When an animal attacks, FWP personnel trained to investigate

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  • Region 1 Wildlife Technician Chad White and Game Warden Chris Neu point to a "blood drip" during a Montana Fish, Wildlife and Parks training program recently at Lone Pine State Park. (Daniel McKay/Whitefish Pilot)

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    Region 1 Game Warden Justin Slobuszewski tends to a pretend-victim of an animal attack during a Montana Fish, Wildlife and Parks training program recently at Lone Pine State Park. (Daniel McKay/Whitefish Pilot)

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    Region 1 Game Warden Chris Neu scans the brush for signs of an animal attack during a Montana Fish, Wildlife and Parks training program recently at Lone Pine State Park. (Daniel McKay/Whitefish Pilot)

  • Region 1 Wildlife Technician Chad White and Game Warden Chris Neu point to a "blood drip" during a Montana Fish, Wildlife and Parks training program recently at Lone Pine State Park. (Daniel McKay/Whitefish Pilot)

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    Region 1 Game Warden Justin Slobuszewski tends to a pretend-victim of an animal attack during a Montana Fish, Wildlife and Parks training program recently at Lone Pine State Park. (Daniel McKay/Whitefish Pilot)

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    Region 1 Game Warden Chris Neu scans the brush for signs of an animal attack during a Montana Fish, Wildlife and Parks training program recently at Lone Pine State Park. (Daniel McKay/Whitefish Pilot)

You’re out hiking in the woods. The sun is shining and the hike is pleasant.

On the way down from an overlook, you spot a shoe on the side of the trail, and upon further inspection you find it’s covered in blood.

What happens next?

This scenario was one of a few practiced by Montana Fish, Wildlife and Parks employees recently during an attack response training held at Lone Pine State Park. During the training, FWP and other law enforcement officers learned the proper approach for handling and investigating potential animal attacks.

During the scenario following finding the shoe, dispatch alerts Montana Fish, Wildlife and Parks, who investigate the scene where the shoe was found and question the witness. If more evidence is found, the trail is closed, and deputies are alerted to close other possible trail entrances to the same area.

FWP employees survey the area and follow the evidence, in this case the red spatters of blood hiding among the tall grass off the trail. When the missing person is found, duties are split between first aid, calling to emergency services and securing the area in case the animal comes back. In this scenario, it was an actor, cached among the brush downhill from the original trail, meant to mimic the behavior of a predatory mountain lion.

Brian Sommers, FWP Region 1 Investigator, has been leading these types of training sessions for the last 10 years, in the Flathead Valley as well as across the country and in some parts of Canada.

The training sessions alternate between classroom learning and hands-on scenarios, which get progressively less instructor-led as the week goes on.

“The whole point of the training is to prepare people and give them the abilities to investigate a wildlife attack on a human,” Sommers said, noting he prioritizes a comfortable environment in which questions can be freely asked and trainees can leave with confidence. “I’m a firm believer that in scenario training, they have to walk away with a win, or it’s worthless. If you walk away feeling that you lost, then you have that mindset all the time.”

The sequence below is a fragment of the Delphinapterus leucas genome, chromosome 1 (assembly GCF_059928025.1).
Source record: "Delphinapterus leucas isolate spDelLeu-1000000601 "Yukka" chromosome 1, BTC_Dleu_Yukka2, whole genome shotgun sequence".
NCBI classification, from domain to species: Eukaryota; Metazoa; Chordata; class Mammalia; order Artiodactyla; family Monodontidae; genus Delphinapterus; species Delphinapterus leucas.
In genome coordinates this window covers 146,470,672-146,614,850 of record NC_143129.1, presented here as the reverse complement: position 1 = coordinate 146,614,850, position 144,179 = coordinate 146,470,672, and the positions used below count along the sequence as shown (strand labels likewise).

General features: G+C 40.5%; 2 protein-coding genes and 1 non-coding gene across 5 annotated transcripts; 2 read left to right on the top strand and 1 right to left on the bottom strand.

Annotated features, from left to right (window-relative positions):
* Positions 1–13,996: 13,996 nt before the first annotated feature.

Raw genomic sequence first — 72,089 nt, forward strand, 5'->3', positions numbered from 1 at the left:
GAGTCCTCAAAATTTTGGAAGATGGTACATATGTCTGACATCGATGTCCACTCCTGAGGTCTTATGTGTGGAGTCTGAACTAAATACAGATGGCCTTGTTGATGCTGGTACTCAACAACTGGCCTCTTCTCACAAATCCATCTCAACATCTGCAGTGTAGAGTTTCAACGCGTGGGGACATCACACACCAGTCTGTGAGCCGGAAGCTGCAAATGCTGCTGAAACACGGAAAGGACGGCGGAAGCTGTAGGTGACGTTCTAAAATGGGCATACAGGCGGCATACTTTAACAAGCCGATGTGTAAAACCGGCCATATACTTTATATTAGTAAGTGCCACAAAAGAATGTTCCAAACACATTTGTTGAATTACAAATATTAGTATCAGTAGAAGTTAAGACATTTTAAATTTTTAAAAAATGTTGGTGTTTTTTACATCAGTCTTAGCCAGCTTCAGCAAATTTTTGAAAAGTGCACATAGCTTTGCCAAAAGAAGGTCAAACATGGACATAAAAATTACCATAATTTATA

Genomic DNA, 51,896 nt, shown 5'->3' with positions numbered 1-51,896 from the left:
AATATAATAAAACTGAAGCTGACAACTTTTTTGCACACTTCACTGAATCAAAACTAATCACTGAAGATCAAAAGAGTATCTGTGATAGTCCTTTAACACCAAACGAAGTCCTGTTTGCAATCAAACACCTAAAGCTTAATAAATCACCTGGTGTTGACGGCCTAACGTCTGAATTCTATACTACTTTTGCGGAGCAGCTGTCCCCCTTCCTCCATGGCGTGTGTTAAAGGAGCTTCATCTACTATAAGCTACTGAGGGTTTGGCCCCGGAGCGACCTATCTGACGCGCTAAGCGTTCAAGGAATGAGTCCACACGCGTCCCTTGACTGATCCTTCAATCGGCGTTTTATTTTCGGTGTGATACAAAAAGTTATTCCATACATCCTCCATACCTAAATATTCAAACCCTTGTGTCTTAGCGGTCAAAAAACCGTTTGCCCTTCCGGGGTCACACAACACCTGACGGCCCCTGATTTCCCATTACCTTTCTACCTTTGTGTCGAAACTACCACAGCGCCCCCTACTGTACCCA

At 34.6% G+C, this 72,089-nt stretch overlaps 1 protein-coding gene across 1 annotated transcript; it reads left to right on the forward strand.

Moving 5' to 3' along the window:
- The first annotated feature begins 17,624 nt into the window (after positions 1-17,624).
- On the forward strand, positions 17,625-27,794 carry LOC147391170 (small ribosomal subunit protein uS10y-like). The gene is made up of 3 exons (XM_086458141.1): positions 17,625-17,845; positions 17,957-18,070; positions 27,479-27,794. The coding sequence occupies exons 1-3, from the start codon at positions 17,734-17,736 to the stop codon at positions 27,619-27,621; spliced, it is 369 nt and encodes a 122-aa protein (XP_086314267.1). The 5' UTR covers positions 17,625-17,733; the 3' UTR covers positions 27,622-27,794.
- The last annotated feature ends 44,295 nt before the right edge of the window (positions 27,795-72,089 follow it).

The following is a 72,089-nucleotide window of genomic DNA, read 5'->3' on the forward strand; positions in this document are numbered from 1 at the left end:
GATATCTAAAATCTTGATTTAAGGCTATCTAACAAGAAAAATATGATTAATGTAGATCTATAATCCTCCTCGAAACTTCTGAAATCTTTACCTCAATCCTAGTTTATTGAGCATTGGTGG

The mountain lion scenario and other scenarios involving bear attacks are all based on real life attacks he and others have had to deal with, Sommers said.

According to Wildlife Management Specialist Erik Wenum, FWP has responded to an average of three to four wildlife attacks per year. It’s a hard number to pin down, Sommers said.

“The frequency is hard to say. Last year by this time we’d already had two attacks that we investigated. This year we haven’t had any, knock on wood,” he said.

The majority of incidents are “wrong place, wrong time,” Sommers added, noting that in those cases nobody has really done anything wrong.

If wildlife is encountered on the trail, Wenum has some advice.

For mountain lions, he advises an “aggressive retreat.”

“You want to make yourself look big — hold your shirt open, stand upright and erect — and all the while you’re trying to back yourself out of the situation. With lions, you can throw things, rocks or sticks or whatever is handy, and then I always encourage people to carry bear spray all the time,” he said.

For bears, it depends on the kind — grizzly or black bear.

In either scenario, it’s important to keep an eye out for the same potential danger spots or hiding places the animal may be in, Wenum said.

“With bears, when you’re out you’re looking for those blind corners or that noisy creek bottom where there’s a lot of background noise and thick vegetation. You want to use the human voice so they hear you coming. They know what the human voice sounds like, they recognize it, and they’re going to bail into the brush and you’ll go right by. By doing that, you’ve avoided that surprise encounter,” he said.

FWP advises that if a black bear is encountered and contact is made, a hiker should fight back as much as they can.

If it’s a grizzly bear, go on the defensive.

“If it’s a grizzly bear and there’s contact, you want to curl up, lay down and play dead. Interlock your fingers behind your head, tuck your face into your stomach and curl up as tight as you can, while your fingers and hands are protecting the back of your neck and top of your head,” he said.

For more information on wildlife and future wildlife-related trainings, visit fwp.mt.gov.

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